MR. LOCKHART: You know, it depends on what comes down here. There's a big difference between a clean CR and something that seeks to pursue other agendas. So I'm not going to give up any blanket statements here, but I want to be clear that we don't see any reason to head into October 1st with the anticipation of a train wreck.
Q Joe, do you anticipate any vetoes of the appropriations bill because of environmental riders on some --
MR. LOCKHART: Oh, there's a series of senior advisor, Cabinet officer veto threats on environmental issues that I can get you the SAPs on that.
Q The meeting with the President in New York yesterday -- the Venezuelan President Chavez is making the rounds here in Washington. The State Department has at various times raised concerns about the concentration of power in his hands. Did the President raise that yesterday? Can you give us a sense of what issues the President did raise with him?
MR. LOCKHART: Yes. I think that the transition that's going on there was very much on the agenda, and I think the President stressed the importance of successful democratic political change in the context of the constitutional reform that's going on there. And for President Chavez's part, he reaffirmed his commitment to democracy and the democratic process.
Q Joe, can you give us the outline for the CR as you see it at this point? I mean, would it just continue spending at Fiscal '99 levels?
MR. LOCKHART: This is something that's being worked out up on the Hill. I don't know -- I don't have a briefing on what it's going to look like.
Q -- FBI official testified yesterday that he viewed the FALN people who accept clemency as terrorists who continue to pose a threat to the U.S. What was the President able to weigh against the view by the FBI that these people still pose a threat?
MR. LOCKHART: I think the President made the judgment that with the renunciation of violence as a condition of the people's parole, and given the humanitarian pleas from many quarters, that on balance they did not pose that threat.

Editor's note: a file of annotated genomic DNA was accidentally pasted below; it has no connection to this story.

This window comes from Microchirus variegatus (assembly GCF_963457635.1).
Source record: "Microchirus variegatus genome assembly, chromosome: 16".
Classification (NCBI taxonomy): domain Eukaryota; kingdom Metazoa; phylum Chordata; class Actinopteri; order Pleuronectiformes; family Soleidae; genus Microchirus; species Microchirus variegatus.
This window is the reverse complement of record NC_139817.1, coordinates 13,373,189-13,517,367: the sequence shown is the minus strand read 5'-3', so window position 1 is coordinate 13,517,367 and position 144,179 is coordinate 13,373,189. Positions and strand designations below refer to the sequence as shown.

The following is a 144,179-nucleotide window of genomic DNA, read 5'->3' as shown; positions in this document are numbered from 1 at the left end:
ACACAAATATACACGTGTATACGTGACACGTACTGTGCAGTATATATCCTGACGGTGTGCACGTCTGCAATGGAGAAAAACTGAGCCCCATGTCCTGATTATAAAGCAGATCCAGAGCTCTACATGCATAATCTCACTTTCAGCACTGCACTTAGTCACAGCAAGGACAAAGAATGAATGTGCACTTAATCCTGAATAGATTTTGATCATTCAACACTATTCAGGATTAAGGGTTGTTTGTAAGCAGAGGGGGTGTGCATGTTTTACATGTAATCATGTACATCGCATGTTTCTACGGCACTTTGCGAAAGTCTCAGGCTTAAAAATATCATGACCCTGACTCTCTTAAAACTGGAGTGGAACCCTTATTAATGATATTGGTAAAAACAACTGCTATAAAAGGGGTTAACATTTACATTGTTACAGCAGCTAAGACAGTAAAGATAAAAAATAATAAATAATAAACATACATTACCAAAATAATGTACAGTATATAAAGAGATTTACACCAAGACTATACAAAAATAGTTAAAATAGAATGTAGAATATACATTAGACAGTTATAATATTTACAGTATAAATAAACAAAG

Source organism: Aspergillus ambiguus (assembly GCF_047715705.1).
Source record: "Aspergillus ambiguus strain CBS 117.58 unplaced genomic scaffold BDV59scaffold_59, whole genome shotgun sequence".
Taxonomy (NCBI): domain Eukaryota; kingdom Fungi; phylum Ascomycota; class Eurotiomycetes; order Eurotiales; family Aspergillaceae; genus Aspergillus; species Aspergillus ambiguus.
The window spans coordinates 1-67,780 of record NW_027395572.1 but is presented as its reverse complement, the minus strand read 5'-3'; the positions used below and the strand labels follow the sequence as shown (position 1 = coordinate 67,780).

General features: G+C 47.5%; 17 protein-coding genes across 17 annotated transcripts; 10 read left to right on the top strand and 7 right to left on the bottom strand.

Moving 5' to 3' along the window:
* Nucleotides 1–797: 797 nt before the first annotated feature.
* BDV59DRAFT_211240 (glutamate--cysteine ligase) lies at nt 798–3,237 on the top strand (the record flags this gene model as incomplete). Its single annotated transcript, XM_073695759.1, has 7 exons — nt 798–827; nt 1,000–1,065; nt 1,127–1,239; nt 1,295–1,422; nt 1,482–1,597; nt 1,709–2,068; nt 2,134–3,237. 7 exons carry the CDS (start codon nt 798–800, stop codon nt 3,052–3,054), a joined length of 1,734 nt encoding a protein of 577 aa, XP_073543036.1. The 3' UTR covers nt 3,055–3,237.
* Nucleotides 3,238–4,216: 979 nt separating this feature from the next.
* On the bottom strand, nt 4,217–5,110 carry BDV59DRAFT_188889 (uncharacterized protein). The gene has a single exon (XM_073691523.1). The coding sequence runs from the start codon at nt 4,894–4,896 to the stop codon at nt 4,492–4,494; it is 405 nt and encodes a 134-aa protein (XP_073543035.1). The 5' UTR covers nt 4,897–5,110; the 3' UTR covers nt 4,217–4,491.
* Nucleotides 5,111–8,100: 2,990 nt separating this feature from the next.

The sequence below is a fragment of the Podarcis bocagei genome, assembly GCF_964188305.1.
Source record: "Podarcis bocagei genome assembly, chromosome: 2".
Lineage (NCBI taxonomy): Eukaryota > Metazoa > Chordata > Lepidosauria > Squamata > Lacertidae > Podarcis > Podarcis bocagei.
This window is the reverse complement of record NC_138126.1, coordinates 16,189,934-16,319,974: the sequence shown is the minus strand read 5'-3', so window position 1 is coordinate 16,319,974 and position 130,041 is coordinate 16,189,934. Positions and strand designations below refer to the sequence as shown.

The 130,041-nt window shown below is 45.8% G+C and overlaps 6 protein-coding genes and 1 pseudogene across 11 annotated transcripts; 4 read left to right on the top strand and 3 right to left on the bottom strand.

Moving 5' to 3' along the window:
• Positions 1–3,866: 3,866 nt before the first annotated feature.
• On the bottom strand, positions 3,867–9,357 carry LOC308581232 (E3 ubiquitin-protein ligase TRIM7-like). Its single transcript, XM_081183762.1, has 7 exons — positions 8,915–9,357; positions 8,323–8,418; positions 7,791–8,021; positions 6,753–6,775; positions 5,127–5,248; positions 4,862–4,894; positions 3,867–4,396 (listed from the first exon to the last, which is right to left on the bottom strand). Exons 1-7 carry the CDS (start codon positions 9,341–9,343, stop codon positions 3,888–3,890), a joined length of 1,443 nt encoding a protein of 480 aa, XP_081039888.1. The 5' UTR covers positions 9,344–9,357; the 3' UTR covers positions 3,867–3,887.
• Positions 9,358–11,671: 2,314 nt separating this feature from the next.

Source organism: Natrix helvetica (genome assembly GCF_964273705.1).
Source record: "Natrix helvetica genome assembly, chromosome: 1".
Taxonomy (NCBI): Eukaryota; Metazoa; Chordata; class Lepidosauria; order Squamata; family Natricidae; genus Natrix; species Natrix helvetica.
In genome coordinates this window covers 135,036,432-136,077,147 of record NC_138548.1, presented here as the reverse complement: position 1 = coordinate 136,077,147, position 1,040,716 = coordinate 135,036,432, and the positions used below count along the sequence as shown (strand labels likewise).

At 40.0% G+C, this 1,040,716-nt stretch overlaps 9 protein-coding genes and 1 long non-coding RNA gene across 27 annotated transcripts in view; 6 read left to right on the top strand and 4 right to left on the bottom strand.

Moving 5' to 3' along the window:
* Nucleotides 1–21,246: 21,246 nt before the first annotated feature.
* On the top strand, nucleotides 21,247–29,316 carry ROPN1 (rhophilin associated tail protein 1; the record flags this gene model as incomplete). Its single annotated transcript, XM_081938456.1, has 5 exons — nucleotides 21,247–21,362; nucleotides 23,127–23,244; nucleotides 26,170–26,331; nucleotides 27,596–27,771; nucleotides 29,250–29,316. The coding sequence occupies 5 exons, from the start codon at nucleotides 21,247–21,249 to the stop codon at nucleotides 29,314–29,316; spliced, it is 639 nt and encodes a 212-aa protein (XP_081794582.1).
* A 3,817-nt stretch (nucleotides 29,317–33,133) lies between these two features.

Q Congress also got a draft of the letter from Louis Freeh, saying that the FBI was "unequivocally opposed" to the clemency offer. Was that not covered by your claims for executive privilege?
MR. LOCKHART: I don't know what the circumstances of that draft letter going to Capitol Hill are. I don't -- again it's a draft letter, so I don't know how to -- what weight to give it. But it has been acknowledged and has been spoken privately and now publicly that law enforcement officials did not agree with this decision.
Q So what is it that executive privilege is intended to protect if this squabble between the White House and law enforcement agencies --
MR. LOCKHART: Again, I don't know the -- what I said is I don't know the circumstances for that being transmitted to Congress. But the internal deliberations are covered under executive privilege, and you just have to ask the Justice Department.
Q So conversations within the White House --
MR. LOCKHART: Let me repeat one more time to be clear. I don't know the circumstances for that document being transmitted to Congress. I can tell you what our executive privilege argument is, but you'd have to ask the Justice Department for why that particular document was transmitted and others weren't.
Q But I was asking you, you're just saying that the privilege applies to deliberations inside the White House, as opposed to things that may or may not have --
MR. LOCKHART: No, not necessarily. I mean, the President has the right and the ability to get confidential advice from people within the administration, which goes beyond the people just generally on the staff here.
Q Do you think perhaps the President and the FBI Director don't see eye to eye on what's covered by executive privilege?
MR. LOCKHART: I don't know the circumstances for the transmittal of that document to Congress.